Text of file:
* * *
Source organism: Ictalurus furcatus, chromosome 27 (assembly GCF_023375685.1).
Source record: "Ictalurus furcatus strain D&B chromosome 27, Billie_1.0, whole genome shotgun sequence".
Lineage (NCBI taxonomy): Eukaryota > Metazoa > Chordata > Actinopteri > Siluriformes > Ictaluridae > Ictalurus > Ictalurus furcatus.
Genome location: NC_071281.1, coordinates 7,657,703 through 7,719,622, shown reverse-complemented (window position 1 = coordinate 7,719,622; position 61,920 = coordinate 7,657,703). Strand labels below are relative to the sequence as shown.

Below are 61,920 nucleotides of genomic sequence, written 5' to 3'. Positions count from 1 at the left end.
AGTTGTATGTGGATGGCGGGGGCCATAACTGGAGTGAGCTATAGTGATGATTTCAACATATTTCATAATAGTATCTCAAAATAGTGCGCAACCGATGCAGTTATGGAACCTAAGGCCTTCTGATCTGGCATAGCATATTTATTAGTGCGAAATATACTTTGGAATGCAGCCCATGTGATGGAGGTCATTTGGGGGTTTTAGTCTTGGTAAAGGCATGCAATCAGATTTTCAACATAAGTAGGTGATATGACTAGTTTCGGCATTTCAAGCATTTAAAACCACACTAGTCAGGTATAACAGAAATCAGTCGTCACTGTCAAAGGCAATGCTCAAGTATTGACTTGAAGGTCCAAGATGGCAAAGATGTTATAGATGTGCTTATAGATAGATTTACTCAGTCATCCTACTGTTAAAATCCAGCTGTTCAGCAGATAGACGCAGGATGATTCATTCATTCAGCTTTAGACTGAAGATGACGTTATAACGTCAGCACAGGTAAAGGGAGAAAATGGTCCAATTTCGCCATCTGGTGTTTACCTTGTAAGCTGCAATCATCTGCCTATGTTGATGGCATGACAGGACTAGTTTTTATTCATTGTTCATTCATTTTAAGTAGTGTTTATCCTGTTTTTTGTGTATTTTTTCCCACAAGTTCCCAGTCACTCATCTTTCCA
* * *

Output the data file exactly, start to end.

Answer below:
Source organism: Ictalurus furcatus, chromosome 27 (assembly GCF_023375685.1).
Source record: "Ictalurus furcatus strain D&B chromosome 27, Billie_1.0, whole genome shotgun sequence".
Lineage (NCBI taxonomy): Eukaryota > Metazoa > Chordata > Actinopteri > Siluriformes > Ictaluridae > Ictalurus > Ictalurus furcatus.
Genome location: NC_071281.1, coordinates 7,657,703 through 7,719,622, shown reverse-complemented (window position 1 = coordinate 7,719,622; position 61,920 = coordinate 7,657,703). Strand labels below are relative to the sequence as shown.

Below are 61,920 nucleotides of genomic sequence, written 5' to 3'. Positions count from 1 at the left end.
AGTTGTATGTGGATGGCGGGGGCCATAACTGGAGTGAGCTATAGTGATGATTTCAACATATTTCATAATAGTATCTCAAAATAGTGCGCAACCGATGCAGTTATGGAACCTAAGGCCTTCTGATCTGGCATAGCATATTTATTAGTGCGAAATATACTTTGGAATGCAGCCCATGTGATGGAGGTCATTTGGGGGTTTTAGTCTTGGTAAAGGCATGCAATCAGATTTTCAACATAAGTAGGTGATATGACTAGTTTCGGCATTTCAAGCATTTAAAACCACACTAGTCAGGTATAACAGAAATCAGTCGTCACTGTCAAAGGCAATGCTCAAGTATTGACTTGAAGGTCCAAGATGGCAAAGATGTTATAGATGTGCTTATAGATAGATTTACTCAGTCATCCTACTGTTAAAATCCAGCTGTTCAGCAGATAGACGCAGGATGATTCATTCATTCAGCTTTAGACTGAAGATGACGTTATAACGTCAGCACAGGTAAAGGGAGAAAATGGTCCAATTTCGCCATCTGGTGTTTACCTTGTAAGCTGCAATCATCTGCCTATGTTGATGGCATGACAGGACTAGTTTTTATTCATTGTTCATTCATTTTAAGTAGTGTTTATCCTGTTTTTTGTGTATTTTTTCCCACAAGTTCCCAGTCACTCATCTTTCCA